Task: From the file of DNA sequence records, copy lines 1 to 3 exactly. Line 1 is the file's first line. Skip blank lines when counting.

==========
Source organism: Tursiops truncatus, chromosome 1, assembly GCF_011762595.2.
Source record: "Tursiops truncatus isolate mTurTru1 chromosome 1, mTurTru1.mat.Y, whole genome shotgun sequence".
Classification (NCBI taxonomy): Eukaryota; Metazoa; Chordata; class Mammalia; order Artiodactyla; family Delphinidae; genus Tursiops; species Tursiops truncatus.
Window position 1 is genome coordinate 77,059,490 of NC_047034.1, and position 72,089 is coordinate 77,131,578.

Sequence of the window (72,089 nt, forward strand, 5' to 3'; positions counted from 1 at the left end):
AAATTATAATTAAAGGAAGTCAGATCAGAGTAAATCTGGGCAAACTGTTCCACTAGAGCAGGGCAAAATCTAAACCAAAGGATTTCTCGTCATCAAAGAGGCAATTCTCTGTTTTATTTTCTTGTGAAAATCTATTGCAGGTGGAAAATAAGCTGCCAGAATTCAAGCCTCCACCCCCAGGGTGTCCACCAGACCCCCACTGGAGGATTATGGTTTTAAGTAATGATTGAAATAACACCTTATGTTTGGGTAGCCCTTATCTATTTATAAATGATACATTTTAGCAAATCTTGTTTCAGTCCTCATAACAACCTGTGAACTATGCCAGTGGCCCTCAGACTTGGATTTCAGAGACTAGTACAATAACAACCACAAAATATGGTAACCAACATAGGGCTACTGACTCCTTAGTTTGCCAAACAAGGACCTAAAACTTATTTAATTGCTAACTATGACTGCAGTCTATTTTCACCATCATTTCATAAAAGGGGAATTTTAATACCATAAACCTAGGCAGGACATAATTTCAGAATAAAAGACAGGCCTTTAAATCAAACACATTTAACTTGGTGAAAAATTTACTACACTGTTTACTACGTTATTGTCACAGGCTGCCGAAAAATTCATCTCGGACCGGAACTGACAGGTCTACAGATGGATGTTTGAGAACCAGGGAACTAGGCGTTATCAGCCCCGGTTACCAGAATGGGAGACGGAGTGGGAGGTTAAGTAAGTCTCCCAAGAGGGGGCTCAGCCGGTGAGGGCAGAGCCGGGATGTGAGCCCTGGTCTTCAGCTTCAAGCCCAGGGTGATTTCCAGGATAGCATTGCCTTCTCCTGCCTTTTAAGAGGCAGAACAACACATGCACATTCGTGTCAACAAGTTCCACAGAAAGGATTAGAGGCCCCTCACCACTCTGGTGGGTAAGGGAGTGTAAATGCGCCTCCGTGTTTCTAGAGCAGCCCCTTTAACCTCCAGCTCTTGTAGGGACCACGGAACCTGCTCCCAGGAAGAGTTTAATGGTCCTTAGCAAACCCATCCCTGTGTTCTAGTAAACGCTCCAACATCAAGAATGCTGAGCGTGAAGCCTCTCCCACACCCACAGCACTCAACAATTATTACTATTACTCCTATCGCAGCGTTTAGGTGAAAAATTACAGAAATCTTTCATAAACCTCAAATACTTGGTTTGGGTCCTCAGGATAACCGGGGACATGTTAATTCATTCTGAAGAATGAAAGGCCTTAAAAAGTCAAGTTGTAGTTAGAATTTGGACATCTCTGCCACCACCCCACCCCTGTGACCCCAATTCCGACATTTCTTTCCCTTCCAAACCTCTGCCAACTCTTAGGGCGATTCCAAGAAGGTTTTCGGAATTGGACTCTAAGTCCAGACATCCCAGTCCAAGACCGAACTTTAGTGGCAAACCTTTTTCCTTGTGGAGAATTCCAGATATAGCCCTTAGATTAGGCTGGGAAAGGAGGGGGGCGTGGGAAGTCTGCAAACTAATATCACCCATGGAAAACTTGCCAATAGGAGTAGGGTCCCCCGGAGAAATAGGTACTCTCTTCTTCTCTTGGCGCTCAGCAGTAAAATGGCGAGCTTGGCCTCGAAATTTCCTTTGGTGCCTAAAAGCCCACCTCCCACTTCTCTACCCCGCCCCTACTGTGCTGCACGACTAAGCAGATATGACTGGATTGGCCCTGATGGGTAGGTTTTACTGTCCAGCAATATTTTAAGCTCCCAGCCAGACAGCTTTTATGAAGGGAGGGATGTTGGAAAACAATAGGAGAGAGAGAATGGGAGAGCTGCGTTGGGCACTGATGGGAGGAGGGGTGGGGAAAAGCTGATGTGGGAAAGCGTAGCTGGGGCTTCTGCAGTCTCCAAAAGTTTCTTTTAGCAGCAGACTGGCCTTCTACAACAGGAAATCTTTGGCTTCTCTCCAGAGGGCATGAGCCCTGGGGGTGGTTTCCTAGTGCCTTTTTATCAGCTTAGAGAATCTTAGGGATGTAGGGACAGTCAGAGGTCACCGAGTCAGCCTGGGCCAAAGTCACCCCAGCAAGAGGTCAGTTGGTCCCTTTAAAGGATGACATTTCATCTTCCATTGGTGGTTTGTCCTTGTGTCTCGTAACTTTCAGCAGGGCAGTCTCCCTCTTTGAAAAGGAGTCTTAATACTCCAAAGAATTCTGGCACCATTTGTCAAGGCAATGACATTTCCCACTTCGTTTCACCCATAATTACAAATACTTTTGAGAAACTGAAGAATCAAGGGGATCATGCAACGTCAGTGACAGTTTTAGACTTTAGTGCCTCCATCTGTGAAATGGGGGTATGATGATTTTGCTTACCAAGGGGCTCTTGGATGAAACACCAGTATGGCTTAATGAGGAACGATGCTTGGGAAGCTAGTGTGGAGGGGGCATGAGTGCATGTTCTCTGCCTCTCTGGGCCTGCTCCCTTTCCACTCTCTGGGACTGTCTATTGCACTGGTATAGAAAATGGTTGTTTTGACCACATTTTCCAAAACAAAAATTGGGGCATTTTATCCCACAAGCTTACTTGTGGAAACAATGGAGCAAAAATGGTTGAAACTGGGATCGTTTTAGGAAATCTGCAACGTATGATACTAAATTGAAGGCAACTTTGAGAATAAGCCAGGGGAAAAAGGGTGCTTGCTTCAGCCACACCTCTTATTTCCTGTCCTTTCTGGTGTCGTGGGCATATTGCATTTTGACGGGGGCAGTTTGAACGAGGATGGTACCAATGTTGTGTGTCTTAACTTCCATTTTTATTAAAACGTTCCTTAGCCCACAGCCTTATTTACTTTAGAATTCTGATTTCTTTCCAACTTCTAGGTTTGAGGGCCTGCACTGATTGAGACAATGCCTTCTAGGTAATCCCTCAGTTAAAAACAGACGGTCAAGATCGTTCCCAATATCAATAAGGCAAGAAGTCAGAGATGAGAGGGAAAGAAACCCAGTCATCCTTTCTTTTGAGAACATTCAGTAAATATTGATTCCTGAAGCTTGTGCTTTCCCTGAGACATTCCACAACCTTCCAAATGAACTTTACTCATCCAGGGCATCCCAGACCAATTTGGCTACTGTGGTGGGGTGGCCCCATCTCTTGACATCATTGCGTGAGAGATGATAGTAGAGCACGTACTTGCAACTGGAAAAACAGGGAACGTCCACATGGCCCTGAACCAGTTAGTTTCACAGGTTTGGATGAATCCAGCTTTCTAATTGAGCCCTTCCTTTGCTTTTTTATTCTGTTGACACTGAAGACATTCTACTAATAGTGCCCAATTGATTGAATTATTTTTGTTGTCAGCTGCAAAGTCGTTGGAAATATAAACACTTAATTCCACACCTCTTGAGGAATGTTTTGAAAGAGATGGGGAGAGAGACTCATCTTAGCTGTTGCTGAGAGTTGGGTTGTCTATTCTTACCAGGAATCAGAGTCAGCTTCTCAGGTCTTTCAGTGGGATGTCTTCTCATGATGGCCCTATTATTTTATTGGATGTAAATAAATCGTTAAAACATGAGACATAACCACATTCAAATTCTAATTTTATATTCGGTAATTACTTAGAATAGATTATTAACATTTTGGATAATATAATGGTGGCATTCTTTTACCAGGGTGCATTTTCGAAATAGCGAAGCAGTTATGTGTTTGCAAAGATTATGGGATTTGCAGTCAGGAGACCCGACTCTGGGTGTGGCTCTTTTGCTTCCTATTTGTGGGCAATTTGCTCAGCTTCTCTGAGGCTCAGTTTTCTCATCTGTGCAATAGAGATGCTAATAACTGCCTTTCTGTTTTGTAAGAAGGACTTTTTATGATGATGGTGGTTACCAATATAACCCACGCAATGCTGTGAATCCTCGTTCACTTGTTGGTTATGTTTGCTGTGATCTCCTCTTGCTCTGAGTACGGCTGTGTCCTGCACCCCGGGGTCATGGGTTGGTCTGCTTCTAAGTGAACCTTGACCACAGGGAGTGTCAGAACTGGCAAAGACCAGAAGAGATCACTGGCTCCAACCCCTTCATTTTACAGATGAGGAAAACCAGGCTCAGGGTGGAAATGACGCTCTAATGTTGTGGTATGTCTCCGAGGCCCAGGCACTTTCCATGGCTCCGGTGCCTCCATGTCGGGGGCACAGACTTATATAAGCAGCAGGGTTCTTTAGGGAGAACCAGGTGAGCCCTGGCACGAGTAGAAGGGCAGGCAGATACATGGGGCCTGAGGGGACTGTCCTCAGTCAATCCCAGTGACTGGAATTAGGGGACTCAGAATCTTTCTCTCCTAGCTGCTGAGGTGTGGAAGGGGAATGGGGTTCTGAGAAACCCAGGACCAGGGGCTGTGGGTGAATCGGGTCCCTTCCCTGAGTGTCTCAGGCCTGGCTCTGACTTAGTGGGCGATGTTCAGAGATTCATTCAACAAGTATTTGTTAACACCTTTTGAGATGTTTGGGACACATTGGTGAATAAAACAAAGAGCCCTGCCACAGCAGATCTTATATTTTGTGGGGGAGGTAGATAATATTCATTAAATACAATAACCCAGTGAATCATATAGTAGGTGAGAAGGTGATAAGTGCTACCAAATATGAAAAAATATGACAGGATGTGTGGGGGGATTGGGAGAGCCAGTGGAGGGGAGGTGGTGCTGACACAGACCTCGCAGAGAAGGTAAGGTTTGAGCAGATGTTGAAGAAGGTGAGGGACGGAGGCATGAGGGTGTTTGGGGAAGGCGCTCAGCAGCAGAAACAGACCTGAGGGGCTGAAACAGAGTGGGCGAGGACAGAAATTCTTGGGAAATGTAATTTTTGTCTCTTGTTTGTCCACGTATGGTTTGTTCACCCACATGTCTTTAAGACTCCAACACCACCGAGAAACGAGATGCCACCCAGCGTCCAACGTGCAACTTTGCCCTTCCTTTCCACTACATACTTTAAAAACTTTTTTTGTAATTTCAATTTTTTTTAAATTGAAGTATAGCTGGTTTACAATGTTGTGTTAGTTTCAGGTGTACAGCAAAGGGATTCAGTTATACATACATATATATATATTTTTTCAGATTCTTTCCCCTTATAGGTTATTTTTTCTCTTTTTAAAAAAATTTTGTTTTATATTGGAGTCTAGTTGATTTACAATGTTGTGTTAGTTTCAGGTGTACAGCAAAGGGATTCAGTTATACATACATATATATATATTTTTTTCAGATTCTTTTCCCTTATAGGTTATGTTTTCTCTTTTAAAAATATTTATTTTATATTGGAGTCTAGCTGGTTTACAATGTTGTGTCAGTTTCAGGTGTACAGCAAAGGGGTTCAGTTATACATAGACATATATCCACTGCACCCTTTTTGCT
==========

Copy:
Source organism: Tursiops truncatus, chromosome 1, assembly GCF_011762595.2.
Source record: "Tursiops truncatus isolate mTurTru1 chromosome 1, mTurTru1.mat.Y, whole genome shotgun sequence".
Classification (NCBI taxonomy): Eukaryota; Metazoa; Chordata; class Mammalia; order Artiodactyla; family Delphinidae; genus Tursiops; species Tursiops truncatus.